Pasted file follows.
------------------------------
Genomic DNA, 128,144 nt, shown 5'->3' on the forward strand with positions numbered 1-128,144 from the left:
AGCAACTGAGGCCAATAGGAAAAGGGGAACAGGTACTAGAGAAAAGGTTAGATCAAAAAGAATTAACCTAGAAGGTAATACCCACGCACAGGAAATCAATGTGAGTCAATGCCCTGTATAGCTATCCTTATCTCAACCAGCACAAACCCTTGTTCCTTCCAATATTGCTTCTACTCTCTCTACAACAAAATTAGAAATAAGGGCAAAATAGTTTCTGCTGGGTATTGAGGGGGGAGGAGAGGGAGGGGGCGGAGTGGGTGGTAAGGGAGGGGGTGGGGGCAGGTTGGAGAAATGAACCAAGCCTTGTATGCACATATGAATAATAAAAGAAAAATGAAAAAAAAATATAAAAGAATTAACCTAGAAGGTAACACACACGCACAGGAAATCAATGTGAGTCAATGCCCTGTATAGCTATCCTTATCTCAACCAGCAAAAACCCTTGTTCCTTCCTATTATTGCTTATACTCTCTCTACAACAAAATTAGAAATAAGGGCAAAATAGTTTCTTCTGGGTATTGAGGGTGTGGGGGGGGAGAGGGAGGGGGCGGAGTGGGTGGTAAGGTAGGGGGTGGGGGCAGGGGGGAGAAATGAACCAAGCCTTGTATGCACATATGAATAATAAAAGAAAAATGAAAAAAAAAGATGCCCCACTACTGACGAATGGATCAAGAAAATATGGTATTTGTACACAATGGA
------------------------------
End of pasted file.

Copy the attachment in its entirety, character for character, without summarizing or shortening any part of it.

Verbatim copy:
Genomic DNA, 128,144 nt, shown 5'->3' on the forward strand with positions numbered 1-128,144 from the left:
AGCAACTGAGGCCAATAGGAAAAGGGGAACAGGTACTAGAGAAAAGGTTAGATCAAAAAGAATTAACCTAGAAGGTAATACCCACGCACAGGAAATCAATGTGAGTCAATGCCCTGTATAGCTATCCTTATCTCAACCAGCACAAACCCTTGTTCCTTCCAATATTGCTTCTACTCTCTCTACAACAAAATTAGAAATAAGGGCAAAATAGTTTCTGCTGGGTATTGAGGGGGGAGGAGAGGGAGGGGGCGGAGTGGGTGGTAAGGGAGGGGGTGGGGGCAGGTTGGAGAAATGAACCAAGCCTTGTATGCACATATGAATAATAAAAGAAAAATGAAAAAAAAATATAAAAGAATTAACCTAGAAGGTAACACACACGCACAGGAAATCAATGTGAGTCAATGCCCTGTATAGCTATCCTTATCTCAACCAGCAAAAACCCTTGTTCCTTCCTATTATTGCTTATACTCTCTCTACAACAAAATTAGAAATAAGGGCAAAATAGTTTCTTCTGGGTATTGAGGGTGTGGGGGGGGAGAGGGAGGGGGCGGAGTGGGTGGTAAGGTAGGGGGTGGGGGCAGGGGGGAGAAATGAACCAAGCCTTGTATGCACATATGAATAATAAAAGAAAAATGAAAAAAAAAGATGCCCCACTACTGACGAATGGATCAAGAAAATATGGTATTTGTACACAATGGA